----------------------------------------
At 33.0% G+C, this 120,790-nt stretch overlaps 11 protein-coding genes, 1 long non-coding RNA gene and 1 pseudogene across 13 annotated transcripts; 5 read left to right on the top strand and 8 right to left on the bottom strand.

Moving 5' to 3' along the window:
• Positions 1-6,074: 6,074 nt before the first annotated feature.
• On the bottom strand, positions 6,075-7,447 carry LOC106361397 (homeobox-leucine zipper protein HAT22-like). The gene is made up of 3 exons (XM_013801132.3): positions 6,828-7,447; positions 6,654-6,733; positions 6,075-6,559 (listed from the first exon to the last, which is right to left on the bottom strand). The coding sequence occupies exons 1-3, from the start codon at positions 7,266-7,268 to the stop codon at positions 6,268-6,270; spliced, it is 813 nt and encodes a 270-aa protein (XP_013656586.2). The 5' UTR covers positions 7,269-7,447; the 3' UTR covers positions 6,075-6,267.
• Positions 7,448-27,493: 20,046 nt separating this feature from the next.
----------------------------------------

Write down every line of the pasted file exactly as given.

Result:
At 33.0% G+C, this 120,790-nt stretch overlaps 11 protein-coding genes, 1 long non-coding RNA gene and 1 pseudogene across 13 annotated transcripts; 5 read left to right on the top strand and 8 right to left on the bottom strand.

Moving 5' to 3' along the window:
• Positions 1-6,074: 6,074 nt before the first annotated feature.
• On the bottom strand, positions 6,075-7,447 carry LOC106361397 (homeobox-leucine zipper protein HAT22-like). The gene is made up of 3 exons (XM_013801132.3): positions 6,828-7,447; positions 6,654-6,733; positions 6,075-6,559 (listed from the first exon to the last, which is right to left on the bottom strand). The coding sequence occupies exons 1-3, from the start codon at positions 7,266-7,268 to the stop codon at positions 6,268-6,270; spliced, it is 813 nt and encodes a 270-aa protein (XP_013656586.2). The 5' UTR covers positions 7,269-7,447; the 3' UTR covers positions 6,075-6,267.
• Positions 7,448-27,493: 20,046 nt separating this feature from the next.